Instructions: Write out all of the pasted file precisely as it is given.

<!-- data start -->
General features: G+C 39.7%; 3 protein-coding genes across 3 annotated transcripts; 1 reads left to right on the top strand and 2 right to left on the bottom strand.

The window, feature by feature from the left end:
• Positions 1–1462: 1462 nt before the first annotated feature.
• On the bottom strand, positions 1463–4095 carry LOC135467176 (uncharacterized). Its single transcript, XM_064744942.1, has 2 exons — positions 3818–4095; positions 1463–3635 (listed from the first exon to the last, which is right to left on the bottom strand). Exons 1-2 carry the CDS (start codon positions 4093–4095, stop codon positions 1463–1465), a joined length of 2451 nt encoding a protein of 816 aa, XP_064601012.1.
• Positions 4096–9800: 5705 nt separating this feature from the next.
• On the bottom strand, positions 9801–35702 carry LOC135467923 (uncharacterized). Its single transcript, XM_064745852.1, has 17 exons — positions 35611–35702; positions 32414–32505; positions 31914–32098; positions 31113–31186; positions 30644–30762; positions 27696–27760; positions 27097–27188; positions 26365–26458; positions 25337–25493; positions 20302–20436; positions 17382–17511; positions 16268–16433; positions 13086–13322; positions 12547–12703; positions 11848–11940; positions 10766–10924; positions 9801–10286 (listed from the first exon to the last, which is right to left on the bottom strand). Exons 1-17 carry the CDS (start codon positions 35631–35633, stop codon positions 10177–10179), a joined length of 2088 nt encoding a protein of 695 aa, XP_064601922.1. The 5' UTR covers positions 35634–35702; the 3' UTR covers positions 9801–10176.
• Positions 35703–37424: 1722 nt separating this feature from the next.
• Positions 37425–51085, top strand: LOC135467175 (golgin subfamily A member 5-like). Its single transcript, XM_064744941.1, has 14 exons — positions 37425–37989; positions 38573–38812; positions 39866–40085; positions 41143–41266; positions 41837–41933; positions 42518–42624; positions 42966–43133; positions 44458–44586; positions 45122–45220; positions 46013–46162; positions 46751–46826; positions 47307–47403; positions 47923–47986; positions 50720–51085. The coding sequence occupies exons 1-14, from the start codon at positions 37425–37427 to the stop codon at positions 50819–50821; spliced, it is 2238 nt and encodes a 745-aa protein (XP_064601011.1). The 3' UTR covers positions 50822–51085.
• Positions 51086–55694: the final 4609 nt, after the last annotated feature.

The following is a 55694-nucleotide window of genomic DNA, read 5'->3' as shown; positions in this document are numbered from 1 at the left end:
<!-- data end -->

General features: G+C 39.7%; 3 protein-coding genes across 3 annotated transcripts; 1 reads left to right on the top strand and 2 right to left on the bottom strand.

The window, feature by feature from the left end:
• Positions 1–1462: 1462 nt before the first annotated feature.
• On the bottom strand, positions 1463–4095 carry LOC135467176 (uncharacterized). Its single transcript, XM_064744942.1, has 2 exons — positions 3818–4095; positions 1463–3635 (listed from the first exon to the last, which is right to left on the bottom strand). Exons 1-2 carry the CDS (start codon positions 4093–4095, stop codon positions 1463–1465), a joined length of 2451 nt encoding a protein of 816 aa, XP_064601012.1.
• Positions 4096–9800: 5705 nt separating this feature from the next.
• On the bottom strand, positions 9801–35702 carry LOC135467923 (uncharacterized). Its single transcript, XM_064745852.1, has 17 exons — positions 35611–35702; positions 32414–32505; positions 31914–32098; positions 31113–31186; positions 30644–30762; positions 27696–27760; positions 27097–27188; positions 26365–26458; positions 25337–25493; positions 20302–20436; positions 17382–17511; positions 16268–16433; positions 13086–13322; positions 12547–12703; positions 11848–11940; positions 10766–10924; positions 9801–10286 (listed from the first exon to the last, which is right to left on the bottom strand). Exons 1-17 carry the CDS (start codon positions 35631–35633, stop codon positions 10177–10179), a joined length of 2088 nt encoding a protein of 695 aa, XP_064601922.1. The 5' UTR covers positions 35634–35702; the 3' UTR covers positions 9801–10176.
• Positions 35703–37424: 1722 nt separating this feature from the next.
• Positions 37425–51085, top strand: LOC135467175 (golgin subfamily A member 5-like). Its single transcript, XM_064744941.1, has 14 exons — positions 37425–37989; positions 38573–38812; positions 39866–40085; positions 41143–41266; positions 41837–41933; positions 42518–42624; positions 42966–43133; positions 44458–44586; positions 45122–45220; positions 46013–46162; positions 46751–46826; positions 47307–47403; positions 47923–47986; positions 50720–51085. The coding sequence occupies exons 1-14, from the start codon at positions 37425–37427 to the stop codon at positions 50819–50821; spliced, it is 2238 nt and encodes a 745-aa protein (XP_064601011.1). The 3' UTR covers positions 50822–51085.
• Positions 51086–55694: the final 4609 nt, after the last annotated feature.

The following is a 55694-nucleotide window of genomic DNA, read 5'->3' as shown; positions in this document are numbered from 1 at the left end: